Wisconsin’s Quintez Cephus shines while playing for late father

MADISON — This season the University of Wisconsin football has had a relatively inconsistent passing game. Quarterback Alex Hornibrook has been up and down, tight end Troy Fumagalli and wide receiver Jazz Peavy have been in and out of the lineup with injuries, and freshman wide receiver Danny Davis has been learning on the fly. The most consistent part of the air attack has been sophomore wide receiver Quintez Cephus.

Cephus entered the season with very limited experience and an extremely tumultuous offseason in which he had to deal with the murder of his father, Andre Taylor, last April. Understandably, there have been difficult moments for him, just as there are for anyone who loses a loved one unexpectedly.

“My teammates have been there for me through the season, through all my trials and tribulations,” Cephus said. “My coaches, everybody, have always been a shoulder for me to lean on. I’m thankful to be where I am and to have the people around me that support me.”

While he’s been able to lean on teammates and coaches for support mentally and emotionally, the offense has been able to lean on him at times as well.

“I’m just pumped for him,” offensive coordinator Joe Rudolph said. “Quintez busts his tail, and he gives everything he possibly can with a smile on his face and great energy. I think a lot of things are coming his way and I love it. I think he’s got a great heartbeat to what this offense needs to be. I love his energy and I love what he’s bringing to this offense and this team.”

So far on the season, Cephus has put up the best receiving numbers on the team for the Badgers. He’s made 23 grabs for 401 yards and five touchdowns in the first six games of the season. Everything he’s doing this season comes with a heavy heart and his late father on his mind.

“Any time I make a good play or a bad play I want to make him happy. Either way it goes. He’s always with me. Any moment whether it’s good or bad I’m always thinking about him.” Cephus said.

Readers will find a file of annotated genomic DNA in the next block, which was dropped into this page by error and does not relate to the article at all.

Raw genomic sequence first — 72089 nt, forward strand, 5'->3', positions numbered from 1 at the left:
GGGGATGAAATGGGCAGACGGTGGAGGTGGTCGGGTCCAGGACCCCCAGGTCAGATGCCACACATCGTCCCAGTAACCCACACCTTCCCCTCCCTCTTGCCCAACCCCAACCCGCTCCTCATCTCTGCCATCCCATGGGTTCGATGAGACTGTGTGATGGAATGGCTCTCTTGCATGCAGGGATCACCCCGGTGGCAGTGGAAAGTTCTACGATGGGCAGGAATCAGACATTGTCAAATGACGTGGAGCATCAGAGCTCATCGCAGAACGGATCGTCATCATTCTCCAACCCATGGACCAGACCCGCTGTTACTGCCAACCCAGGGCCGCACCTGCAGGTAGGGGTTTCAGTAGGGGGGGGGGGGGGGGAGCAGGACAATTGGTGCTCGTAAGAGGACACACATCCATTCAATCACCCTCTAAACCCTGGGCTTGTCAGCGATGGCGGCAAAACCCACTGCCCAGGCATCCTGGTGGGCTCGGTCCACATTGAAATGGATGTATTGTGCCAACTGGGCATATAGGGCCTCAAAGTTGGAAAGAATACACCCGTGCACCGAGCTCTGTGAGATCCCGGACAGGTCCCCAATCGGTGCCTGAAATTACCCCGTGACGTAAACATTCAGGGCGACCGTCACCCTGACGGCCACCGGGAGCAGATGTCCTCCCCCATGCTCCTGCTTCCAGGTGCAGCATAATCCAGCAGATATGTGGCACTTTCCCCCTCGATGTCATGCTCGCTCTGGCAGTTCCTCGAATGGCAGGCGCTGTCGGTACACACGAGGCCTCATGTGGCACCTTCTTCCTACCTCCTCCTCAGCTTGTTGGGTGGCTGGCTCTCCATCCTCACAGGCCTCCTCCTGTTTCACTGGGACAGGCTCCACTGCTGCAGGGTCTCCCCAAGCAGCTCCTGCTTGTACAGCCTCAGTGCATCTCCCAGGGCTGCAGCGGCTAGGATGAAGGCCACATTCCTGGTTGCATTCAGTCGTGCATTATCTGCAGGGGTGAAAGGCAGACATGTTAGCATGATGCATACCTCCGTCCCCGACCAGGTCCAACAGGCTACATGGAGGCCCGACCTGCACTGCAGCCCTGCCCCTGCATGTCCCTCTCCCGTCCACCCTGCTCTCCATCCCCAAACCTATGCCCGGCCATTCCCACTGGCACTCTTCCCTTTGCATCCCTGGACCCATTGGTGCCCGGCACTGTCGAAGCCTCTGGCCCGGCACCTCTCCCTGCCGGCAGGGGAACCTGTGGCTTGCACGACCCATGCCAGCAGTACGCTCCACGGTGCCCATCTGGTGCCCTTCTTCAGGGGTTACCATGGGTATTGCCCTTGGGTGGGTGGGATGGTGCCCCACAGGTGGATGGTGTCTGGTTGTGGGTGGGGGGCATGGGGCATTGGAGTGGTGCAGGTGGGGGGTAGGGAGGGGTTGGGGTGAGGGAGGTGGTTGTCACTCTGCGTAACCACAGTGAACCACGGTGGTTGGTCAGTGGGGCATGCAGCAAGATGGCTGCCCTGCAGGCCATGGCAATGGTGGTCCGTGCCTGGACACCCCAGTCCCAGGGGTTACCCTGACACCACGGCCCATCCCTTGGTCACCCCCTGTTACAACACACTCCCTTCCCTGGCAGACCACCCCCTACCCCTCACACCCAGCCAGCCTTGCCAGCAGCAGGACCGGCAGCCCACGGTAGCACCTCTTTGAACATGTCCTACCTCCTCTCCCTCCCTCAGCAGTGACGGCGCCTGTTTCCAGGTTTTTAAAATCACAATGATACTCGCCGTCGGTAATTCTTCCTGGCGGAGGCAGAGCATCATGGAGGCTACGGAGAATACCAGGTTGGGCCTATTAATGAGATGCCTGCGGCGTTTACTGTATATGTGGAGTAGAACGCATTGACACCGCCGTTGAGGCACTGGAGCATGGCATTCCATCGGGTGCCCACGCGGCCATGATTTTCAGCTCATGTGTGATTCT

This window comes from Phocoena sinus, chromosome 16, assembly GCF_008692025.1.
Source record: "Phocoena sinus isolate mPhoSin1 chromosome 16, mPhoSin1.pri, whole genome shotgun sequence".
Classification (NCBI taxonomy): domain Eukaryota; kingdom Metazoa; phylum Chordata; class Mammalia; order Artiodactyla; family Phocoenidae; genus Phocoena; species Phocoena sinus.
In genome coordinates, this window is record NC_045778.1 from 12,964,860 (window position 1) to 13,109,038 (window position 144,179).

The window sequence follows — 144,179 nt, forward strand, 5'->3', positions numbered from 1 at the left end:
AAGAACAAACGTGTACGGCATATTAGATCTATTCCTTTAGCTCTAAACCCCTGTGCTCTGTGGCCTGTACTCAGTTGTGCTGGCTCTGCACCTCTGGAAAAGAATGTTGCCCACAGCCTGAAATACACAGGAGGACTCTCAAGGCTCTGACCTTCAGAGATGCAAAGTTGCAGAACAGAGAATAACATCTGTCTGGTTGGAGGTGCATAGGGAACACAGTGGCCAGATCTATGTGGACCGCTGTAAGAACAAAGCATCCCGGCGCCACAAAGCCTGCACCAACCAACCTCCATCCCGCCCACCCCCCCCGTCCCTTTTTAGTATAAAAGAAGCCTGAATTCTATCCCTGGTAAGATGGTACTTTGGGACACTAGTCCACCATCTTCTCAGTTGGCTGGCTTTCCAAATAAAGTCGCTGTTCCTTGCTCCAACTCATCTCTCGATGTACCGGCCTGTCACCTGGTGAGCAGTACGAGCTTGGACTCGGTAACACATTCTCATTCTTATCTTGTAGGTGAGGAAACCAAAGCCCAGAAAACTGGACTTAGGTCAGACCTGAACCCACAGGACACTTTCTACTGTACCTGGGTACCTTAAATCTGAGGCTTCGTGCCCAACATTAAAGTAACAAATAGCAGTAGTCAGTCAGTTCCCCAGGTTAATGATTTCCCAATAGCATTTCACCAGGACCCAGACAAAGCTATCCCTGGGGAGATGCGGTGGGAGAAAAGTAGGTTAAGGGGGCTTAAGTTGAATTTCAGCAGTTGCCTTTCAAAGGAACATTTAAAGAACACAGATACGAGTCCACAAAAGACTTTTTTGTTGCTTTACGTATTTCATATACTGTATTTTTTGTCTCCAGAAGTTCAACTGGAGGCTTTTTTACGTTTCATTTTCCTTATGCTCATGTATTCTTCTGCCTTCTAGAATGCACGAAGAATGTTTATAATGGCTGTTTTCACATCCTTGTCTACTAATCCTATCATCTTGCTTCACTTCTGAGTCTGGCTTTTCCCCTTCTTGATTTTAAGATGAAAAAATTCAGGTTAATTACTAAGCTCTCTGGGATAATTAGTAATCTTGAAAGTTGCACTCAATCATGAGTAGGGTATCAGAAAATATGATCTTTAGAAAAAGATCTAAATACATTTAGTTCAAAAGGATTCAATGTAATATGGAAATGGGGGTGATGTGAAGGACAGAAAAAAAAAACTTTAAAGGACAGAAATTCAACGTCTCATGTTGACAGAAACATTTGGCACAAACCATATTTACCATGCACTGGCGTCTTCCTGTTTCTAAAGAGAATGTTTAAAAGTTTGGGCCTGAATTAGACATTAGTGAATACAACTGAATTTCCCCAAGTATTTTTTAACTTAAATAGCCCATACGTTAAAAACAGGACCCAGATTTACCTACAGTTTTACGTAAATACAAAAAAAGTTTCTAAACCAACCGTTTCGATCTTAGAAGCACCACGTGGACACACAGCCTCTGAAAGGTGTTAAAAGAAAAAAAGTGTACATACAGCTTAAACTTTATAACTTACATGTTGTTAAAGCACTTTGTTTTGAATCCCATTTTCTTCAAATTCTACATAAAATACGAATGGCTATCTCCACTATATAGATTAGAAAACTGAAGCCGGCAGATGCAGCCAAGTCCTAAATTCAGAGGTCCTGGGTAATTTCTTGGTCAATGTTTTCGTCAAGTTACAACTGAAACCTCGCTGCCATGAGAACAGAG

The Badgers are sitting at 6-0 for the first time since 2011 and are currently ranked fifth in the AP Top 25. Cephus has played a big role in that success, and it’s something he thinks his father would be proud of.

“It’s crazy to think about, but I know he would be really excited for me. He would probably be talking about me right now if he was here,” Cephus said. “[Despite] everything that’s has happened to me, as I pray and talk to God, I think things are going to work out for me. As long as I keep working hard and have faith, I think things will continue to be great for me.”

Before deciding on Wisconsin as his destination to play football, Cephus was actually committed to Furman to play basketball. The Macon, Ga., native loves LeBron James and the Cleveland Cavaliers, and still has passion for the game of basketball that almost led him to the hardwood rather than the gridiron.

“I was about to go there [Furman],” Cephus said. “I was committed and signing day was coming. At the last second I wanted to come here and I know my dad wanted me to come here and play football. I felt like that was the right decision for me.”

Cephus made a decision that not only the Badgers are happy with, but one that honors his late father as well.

Wisconsin’s defense comes up big in win over Purdue

MADISON, Wis. | As afternoon turned to evening Saturday the Wisconsin Badgers improved to 6-0 on the season, defeating Purdue 17-9 at a soaked Camp Randall Stadium.

Much like the weather, the game between the Badgers and Boilermakers was ugly throughout. Wisconsin was able to beat Purdue for a 12th straight time thanks to its defense overcoming those adverse conditions and the difficult situations they routinely found themselves in.